The film that some fanatical internet-types thought would mark the end of the world as we know it, and not just because of the inevitable super-collapse of James Franco’s ego. Yes, The Interview is getting it’s cinematic release in the UK this month, despite being available on most of the web for some time now (if you happen to live in the land of the brave, home of the free, one-bedroom-apartment of the economically inconsistent, that is). If you didn’t know the synopsis by now, James Franco and his conjoined BFF Seth Rogen manage to land an interview with the leader of North Korea, when the CIA/FBI/clandestine types get them to assassinate him instead. Cue the highest of jinks. Or maybe some mid-level ones.
February 6th – Jupiter Ascending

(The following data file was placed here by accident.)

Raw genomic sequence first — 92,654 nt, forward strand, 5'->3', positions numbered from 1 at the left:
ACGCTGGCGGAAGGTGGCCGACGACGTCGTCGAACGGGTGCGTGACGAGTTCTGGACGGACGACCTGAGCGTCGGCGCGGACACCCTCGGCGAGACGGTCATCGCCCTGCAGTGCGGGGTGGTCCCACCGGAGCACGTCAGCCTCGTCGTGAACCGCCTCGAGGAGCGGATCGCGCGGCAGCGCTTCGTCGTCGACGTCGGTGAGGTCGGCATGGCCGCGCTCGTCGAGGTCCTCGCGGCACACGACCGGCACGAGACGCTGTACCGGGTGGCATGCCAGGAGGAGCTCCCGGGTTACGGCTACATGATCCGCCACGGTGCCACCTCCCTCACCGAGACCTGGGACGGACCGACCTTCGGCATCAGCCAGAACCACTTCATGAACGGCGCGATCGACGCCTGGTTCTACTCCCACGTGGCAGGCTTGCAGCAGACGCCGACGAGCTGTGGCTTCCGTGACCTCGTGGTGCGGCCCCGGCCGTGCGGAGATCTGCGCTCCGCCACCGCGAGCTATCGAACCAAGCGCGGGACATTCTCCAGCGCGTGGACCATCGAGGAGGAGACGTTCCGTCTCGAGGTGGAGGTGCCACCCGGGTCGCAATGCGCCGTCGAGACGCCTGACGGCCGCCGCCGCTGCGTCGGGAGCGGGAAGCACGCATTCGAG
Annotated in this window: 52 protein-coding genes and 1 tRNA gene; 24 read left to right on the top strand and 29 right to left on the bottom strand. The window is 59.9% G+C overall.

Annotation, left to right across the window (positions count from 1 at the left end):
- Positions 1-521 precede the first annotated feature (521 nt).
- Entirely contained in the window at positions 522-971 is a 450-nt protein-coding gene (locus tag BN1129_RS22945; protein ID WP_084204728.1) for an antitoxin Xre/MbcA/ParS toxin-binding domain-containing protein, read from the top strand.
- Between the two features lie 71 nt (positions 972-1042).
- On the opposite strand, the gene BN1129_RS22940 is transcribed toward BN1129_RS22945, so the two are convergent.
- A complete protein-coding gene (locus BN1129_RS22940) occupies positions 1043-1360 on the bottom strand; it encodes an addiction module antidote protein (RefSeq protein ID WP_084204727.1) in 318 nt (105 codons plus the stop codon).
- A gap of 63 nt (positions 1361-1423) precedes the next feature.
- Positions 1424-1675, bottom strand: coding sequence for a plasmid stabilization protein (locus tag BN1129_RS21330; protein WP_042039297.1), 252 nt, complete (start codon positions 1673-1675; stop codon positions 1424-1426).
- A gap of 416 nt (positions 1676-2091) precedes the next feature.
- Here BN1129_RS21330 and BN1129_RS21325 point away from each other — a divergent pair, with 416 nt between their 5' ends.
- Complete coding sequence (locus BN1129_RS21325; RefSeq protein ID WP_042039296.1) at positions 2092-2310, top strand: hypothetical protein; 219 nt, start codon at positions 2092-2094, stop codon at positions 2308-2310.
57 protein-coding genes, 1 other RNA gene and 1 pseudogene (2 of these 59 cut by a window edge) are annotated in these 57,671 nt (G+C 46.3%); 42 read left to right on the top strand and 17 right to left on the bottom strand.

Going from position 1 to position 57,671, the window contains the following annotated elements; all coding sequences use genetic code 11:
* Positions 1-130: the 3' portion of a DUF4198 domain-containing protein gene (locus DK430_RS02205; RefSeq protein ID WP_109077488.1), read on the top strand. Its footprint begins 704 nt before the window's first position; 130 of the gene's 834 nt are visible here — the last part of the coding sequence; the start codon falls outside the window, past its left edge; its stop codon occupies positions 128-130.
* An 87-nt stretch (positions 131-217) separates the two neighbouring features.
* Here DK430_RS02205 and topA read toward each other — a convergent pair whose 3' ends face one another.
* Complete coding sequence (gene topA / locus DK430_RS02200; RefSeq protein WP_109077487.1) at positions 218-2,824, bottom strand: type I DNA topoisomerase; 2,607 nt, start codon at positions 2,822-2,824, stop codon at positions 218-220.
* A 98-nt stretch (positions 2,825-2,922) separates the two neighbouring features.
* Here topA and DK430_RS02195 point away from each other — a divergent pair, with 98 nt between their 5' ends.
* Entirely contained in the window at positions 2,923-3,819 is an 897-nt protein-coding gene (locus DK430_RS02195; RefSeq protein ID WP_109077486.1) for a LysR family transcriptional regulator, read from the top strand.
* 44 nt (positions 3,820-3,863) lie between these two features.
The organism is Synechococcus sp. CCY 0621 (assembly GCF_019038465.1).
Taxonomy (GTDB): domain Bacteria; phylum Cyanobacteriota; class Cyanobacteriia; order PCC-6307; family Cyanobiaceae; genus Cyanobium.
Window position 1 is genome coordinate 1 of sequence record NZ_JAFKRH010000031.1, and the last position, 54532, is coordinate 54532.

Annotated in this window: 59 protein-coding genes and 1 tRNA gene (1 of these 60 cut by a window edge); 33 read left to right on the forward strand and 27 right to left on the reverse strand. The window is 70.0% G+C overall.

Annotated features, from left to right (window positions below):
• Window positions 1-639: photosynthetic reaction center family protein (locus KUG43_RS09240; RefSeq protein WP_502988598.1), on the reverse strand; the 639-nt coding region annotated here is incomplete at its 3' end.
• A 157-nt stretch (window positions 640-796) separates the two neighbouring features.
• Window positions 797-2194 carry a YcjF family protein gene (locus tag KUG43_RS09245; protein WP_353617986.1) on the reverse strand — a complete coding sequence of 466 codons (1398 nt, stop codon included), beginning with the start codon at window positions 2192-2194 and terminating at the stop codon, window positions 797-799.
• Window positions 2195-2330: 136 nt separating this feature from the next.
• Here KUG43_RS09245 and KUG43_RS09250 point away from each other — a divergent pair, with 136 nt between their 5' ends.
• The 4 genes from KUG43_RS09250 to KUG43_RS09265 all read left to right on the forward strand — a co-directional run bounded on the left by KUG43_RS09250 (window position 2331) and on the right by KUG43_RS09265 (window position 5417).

The Wachowski’s are the world’s leaders in the ancient mystic arts of “oh, no way”, for example: “Oh, no way did this little known duo land a big budget deal with Warner and oh, no way did they just happen to make the biggest cyberpunk film of the century. There’s oh no way they can bugger it up now… oh, no way! They buggered it up! There’s no way they can come back from that… Oh, no way they just perfectly adapted Cloud Atlas! There’s no way they can keep this up!” and so on. I really can’t tell how Jupiter Ascending is going to take, but ultimately we’ll all be going “oh, no way” at some aspect of their latest Mila-Kunis-starring science fantasy epic.
February 6th – Shaun the Sheep